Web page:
Organism Response: An Installation by David Olbrich

05.12.2015 to 03.04.2016
Sammlung Scharf-Gerstenberg

The Nationalgalerie is showing the Berlin artist David Olbrich's spatial installation “Organism Response" in the Sahurê-Saal of the Sammlung Scharf-Gerstenberg. Based, on the one hand, on the mechanically produced sounds of the wooden bass pipes of an organ, and the organic noises of animals on the other, Olbrich has staged a sonic landscape with performative elements in the hall of the mounted division of the German Federal Police in Berlin-Grunewald. Images and sound as well as a number of objects from this production have now been transferred to the premises of the Sammlung Scharf-Gerstenberg, creating a double relation to the collection.

If the curious interaction of the mechanical and the organic in his work seems to reference the maxims of Surrealism which form the hematic core of the permanent collection, its animal actors remind us of the history of the building that houses the collection. Built in the mid-19thcentury for the mounted Garde du Corps of the Charlottenburg Palace, during the time of the Weimar Republic these buildings were in the service of the police: in the western Stüler building, which today houses the Museum Berggruen, a police school was set up (which during the Third Reich became a school for SS officers), while in the eastern Stüler building and the adjoining stables (which today house the Sammlung Scharf-Gerstenberg) the police fleet was housed.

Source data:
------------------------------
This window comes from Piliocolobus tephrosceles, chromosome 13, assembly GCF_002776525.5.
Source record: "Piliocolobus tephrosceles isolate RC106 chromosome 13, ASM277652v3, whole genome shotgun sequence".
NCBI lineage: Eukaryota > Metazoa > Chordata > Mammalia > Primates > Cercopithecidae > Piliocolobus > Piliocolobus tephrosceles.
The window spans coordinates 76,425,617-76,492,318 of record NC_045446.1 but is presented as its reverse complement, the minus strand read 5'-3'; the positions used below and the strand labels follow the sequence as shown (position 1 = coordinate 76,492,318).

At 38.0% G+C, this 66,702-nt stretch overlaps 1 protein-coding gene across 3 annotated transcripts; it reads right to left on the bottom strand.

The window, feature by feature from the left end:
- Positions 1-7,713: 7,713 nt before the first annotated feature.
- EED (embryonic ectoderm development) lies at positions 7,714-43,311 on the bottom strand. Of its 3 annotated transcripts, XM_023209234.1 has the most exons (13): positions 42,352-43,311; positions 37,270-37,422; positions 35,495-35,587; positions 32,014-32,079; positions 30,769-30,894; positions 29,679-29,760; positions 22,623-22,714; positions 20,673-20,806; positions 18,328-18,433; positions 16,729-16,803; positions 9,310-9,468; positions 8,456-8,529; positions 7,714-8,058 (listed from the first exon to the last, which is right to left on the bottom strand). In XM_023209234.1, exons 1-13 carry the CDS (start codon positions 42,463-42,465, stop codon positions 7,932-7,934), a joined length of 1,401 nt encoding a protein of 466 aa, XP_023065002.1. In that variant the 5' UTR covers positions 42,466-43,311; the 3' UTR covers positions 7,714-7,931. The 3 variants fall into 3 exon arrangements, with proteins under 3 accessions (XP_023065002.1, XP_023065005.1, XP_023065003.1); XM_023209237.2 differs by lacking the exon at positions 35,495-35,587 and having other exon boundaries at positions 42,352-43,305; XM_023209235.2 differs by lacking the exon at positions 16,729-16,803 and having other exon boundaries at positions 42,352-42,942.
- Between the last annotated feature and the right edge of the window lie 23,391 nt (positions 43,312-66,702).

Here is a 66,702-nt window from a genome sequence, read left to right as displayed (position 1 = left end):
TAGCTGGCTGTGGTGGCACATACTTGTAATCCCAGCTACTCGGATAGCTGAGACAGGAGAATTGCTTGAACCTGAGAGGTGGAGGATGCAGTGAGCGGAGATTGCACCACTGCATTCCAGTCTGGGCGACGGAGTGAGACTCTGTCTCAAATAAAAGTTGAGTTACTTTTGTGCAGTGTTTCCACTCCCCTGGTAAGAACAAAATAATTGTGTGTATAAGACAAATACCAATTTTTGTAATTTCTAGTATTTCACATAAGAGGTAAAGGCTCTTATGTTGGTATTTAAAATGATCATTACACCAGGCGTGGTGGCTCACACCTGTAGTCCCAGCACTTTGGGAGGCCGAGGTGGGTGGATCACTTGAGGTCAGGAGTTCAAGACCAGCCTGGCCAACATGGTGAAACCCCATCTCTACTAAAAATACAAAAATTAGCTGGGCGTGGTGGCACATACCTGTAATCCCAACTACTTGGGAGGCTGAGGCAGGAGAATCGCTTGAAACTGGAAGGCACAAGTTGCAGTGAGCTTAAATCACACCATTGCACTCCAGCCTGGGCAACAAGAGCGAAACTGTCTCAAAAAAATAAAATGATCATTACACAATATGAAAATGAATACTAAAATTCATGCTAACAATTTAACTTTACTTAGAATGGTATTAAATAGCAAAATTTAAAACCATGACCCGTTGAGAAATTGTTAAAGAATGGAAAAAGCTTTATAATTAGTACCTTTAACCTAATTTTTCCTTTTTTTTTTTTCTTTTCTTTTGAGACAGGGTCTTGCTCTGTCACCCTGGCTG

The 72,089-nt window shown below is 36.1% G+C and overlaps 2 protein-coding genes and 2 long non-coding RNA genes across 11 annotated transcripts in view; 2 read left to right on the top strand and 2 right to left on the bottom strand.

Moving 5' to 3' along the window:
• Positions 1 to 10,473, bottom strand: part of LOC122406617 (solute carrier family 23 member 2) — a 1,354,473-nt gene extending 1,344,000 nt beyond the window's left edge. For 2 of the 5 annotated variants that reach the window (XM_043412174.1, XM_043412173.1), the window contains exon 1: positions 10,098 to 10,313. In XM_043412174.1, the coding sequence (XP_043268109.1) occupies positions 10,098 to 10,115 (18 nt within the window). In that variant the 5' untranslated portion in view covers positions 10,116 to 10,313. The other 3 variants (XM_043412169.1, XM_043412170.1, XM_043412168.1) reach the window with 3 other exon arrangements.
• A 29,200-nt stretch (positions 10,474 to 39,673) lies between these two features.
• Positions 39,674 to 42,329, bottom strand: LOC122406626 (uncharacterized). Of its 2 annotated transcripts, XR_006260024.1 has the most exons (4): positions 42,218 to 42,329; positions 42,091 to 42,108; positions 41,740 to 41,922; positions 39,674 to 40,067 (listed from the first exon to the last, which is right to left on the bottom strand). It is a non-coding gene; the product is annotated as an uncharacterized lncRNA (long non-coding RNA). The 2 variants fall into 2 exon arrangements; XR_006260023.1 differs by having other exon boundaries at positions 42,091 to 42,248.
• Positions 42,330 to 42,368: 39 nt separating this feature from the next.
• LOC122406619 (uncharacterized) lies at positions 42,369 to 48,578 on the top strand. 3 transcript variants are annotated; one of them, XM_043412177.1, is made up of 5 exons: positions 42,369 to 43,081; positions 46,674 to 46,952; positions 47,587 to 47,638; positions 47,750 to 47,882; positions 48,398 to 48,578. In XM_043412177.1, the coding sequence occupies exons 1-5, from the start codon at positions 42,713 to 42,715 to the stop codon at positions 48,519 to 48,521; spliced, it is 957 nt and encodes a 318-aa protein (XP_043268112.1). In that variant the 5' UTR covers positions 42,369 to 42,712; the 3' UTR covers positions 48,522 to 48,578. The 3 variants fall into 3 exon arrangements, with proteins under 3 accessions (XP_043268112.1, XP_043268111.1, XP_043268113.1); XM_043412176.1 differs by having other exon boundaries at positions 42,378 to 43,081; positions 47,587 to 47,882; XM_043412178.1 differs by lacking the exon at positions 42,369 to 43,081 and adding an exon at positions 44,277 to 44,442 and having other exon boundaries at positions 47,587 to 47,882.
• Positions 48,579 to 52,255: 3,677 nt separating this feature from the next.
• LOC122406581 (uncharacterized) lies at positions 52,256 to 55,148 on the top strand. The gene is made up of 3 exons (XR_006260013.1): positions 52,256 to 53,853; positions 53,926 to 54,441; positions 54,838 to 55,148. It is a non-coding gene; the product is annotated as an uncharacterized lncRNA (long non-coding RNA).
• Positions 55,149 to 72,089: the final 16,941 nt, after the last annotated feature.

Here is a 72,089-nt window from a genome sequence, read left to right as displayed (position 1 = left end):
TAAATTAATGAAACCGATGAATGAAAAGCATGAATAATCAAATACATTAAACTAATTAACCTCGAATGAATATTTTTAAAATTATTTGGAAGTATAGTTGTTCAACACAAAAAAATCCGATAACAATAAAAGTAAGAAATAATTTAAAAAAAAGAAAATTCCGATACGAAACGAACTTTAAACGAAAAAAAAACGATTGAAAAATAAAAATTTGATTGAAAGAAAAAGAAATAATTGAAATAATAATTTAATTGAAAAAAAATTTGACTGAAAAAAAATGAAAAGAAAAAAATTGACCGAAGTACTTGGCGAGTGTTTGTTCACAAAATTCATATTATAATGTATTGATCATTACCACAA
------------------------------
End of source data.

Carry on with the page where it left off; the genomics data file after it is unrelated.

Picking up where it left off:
A central theme of David Olbrich's work is the question of the “great order" as it is found in God's divine plan of creation, but also in regulations and conventions, or in the dream of totalising standards and norms. As a schema of communication and a system of orientation, they grant us assistance and protection, as a normalising system or set formula however, they can also obstruct our view of the essential.

For this reason, the artist has chosen the “path from the determinate to the indeterminate" (Olbrich). Typical configurations of seeing and hearing are mixed up and rearranged into new relationships. Individual noises and composed sound sequences blend into and over one another, and things happen which are difficult to explain. The hatching noises of a queen bee can be heard, along with Faust's monologue in a “delightful neighbourhood"; we perceive isolated, falling organ pipes, and over and over that nervous horse. Domesticated and placed in the service of the (police) system, it is at the same time the knowledge-free animal, the very concept of “unspoiled human impulse" (Olbrich), which takes the stage, free of all artistic ambition.

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